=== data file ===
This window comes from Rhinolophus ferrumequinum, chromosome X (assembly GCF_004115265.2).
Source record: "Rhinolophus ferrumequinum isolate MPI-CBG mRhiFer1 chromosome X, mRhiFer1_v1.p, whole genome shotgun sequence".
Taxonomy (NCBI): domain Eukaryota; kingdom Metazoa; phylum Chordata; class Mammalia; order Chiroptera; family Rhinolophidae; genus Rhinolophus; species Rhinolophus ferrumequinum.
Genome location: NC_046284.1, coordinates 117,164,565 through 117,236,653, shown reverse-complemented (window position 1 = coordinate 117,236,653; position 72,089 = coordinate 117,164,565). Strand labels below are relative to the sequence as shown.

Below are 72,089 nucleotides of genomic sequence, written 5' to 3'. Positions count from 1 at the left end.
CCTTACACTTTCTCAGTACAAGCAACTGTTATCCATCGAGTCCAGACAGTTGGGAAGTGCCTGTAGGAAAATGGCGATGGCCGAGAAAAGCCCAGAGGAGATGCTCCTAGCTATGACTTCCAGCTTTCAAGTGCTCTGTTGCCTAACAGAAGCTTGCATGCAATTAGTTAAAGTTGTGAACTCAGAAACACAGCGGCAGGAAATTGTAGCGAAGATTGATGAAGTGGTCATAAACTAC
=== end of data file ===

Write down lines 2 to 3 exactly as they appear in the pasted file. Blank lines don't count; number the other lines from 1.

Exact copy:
Source record: "Rhinolophus ferrumequinum isolate MPI-CBG mRhiFer1 chromosome X, mRhiFer1_v1.p, whole genome shotgun sequence".
Taxonomy (NCBI): domain Eukaryota; kingdom Metazoa; phylum Chordata; class Mammalia; order Chiroptera; family Rhinolophidae; genus Rhinolophus; species Rhinolophus ferrumequinum.